Review: Tramp Records has stayed close to home for this release, reissuing two killer cuts from the 1981 album "Mittwochs In Marl" album by Tyree Glenn Jr. While he is American - his father, Glenn senior, was famously Duke Ellington and Louis Armstrong's trombonist - Glenn Jr had moved to Germany (where he still resides) around the time that the album was recorded. Lead cut "Superbad" is a genuinely heavy, full-throttle funk beast, with Glenn Jr doing his best James Brown impression over an insatiable groove and rousing sax solos. "Ma(r)l Sehen", on the other hand, is a much more breezy affair - an instrumental jazz-funk outing rich in dueling sax and electric piano solos.
Review: George E Johnson's "Wake Me Up" is another of those killer funk rarities that very few people know about. It was released at some point in the dim and distant past on C.R.S Records, a deep funk imprint from Philadelphia that will soon be the subject of a Tramp Records compilation. This reissue, then, is something of a teaser for that set. "Wake Me Up" is a suitably heavy number, with George E Johnson delivering an impressively impassioned lead vocal over a fuzzy, intoxicated groove rich in distorted guitars, psychedelic-era Hammond organ licks, snaking sax lines and bustling drum-breaks. B-side "The Penn Walk" strips out Johnson's vocal, allowing the backing band's killer instrumentation to really shine.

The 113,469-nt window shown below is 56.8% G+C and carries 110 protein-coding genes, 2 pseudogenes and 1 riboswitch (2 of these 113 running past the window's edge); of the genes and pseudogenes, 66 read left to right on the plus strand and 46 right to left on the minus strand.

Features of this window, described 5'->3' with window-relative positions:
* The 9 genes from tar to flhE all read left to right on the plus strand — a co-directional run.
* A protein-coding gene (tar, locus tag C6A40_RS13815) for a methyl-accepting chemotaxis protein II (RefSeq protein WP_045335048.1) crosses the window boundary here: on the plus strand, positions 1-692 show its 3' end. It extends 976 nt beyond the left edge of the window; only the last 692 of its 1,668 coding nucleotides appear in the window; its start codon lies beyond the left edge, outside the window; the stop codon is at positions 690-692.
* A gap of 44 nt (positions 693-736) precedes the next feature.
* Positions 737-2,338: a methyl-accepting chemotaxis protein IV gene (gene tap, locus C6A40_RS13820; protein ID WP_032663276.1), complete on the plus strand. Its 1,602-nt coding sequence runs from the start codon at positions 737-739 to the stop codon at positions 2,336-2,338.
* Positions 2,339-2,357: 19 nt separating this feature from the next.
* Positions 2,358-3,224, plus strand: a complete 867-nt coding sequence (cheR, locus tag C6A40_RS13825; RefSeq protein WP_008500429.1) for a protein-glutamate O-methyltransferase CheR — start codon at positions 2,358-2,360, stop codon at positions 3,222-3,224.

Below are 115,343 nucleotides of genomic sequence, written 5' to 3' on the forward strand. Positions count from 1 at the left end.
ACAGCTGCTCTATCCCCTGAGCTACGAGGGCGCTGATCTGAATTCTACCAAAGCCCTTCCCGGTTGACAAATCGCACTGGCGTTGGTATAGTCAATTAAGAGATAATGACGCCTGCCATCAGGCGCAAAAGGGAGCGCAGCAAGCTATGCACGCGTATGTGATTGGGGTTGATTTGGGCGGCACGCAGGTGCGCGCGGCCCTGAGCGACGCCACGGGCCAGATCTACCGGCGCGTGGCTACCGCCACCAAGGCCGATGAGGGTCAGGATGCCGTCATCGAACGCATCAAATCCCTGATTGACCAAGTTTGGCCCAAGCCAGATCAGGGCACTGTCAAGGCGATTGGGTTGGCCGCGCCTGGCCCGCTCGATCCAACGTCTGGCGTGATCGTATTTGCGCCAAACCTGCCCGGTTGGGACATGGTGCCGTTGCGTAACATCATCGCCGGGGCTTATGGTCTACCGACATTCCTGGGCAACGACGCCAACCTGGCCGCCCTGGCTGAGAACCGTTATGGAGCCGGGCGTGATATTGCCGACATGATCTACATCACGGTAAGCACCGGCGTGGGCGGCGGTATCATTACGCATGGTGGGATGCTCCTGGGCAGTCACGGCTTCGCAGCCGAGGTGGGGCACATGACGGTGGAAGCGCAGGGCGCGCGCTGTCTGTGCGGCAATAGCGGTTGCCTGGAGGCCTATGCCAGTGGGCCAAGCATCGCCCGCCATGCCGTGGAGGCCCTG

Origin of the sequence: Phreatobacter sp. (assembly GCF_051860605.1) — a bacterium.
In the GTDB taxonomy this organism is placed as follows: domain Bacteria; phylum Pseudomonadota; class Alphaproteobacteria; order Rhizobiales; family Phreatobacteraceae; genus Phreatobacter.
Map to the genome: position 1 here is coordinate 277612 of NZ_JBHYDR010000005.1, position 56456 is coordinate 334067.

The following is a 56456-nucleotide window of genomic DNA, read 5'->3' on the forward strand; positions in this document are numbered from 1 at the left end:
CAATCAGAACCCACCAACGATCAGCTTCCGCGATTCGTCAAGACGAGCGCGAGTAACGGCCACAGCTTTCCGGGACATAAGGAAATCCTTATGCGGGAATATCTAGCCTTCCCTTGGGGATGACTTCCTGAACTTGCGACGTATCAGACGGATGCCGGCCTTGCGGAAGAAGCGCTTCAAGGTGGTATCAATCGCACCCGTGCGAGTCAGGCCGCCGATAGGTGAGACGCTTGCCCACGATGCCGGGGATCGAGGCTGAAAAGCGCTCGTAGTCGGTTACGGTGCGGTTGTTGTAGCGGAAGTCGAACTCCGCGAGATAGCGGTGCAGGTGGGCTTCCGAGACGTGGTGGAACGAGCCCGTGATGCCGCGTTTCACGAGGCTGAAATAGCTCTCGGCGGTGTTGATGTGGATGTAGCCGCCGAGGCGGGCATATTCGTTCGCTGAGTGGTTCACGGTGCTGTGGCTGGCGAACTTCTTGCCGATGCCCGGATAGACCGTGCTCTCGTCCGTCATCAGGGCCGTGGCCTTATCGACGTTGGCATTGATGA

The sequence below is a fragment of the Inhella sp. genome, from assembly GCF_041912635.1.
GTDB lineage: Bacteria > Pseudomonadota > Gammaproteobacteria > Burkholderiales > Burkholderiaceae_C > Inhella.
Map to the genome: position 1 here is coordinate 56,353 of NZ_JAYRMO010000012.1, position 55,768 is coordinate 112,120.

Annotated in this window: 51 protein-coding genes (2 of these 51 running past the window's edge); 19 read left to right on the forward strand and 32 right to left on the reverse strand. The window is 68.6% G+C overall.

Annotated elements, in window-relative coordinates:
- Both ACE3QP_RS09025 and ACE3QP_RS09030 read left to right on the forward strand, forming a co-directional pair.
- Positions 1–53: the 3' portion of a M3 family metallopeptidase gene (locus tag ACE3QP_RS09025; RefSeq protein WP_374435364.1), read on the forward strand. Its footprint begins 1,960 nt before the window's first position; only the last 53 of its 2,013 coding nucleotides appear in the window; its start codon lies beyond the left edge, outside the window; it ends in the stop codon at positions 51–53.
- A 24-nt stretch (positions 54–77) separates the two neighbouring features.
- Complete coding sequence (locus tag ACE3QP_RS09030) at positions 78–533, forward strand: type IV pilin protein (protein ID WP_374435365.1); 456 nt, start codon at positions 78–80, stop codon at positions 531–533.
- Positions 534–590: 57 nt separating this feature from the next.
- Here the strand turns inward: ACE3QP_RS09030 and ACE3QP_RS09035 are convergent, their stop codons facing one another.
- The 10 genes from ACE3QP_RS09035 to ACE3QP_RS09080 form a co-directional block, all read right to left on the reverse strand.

Review: George Brown (Vocals, Bass) Johnny Prejean (Drums), Charles Conrad Greenway (Vocals, Keyboards) Cliff Faldowski (Guitar) and Henry Boatright (Sax) made for quite the ensemble under their Soul Brothers Inc moniker, a project that ran from the late 60s through to the mid 70s and one which defined the Texas soul sound thanks to countless releases through the infamous S.B.I. Records. "Put It On Him" and "Go On & Have Your Fun" featured on one of the 7" singles that the band put out in 1971, and they still sound as fresh and as funky today as they did back then. Most importantly, both tunes have a very definite 'Texan' sound running through them, nodding to a country living that could not be matched by artists from Detroit or Philadelphia. It's their city, their vibe, their sound - and it sounds damn fine.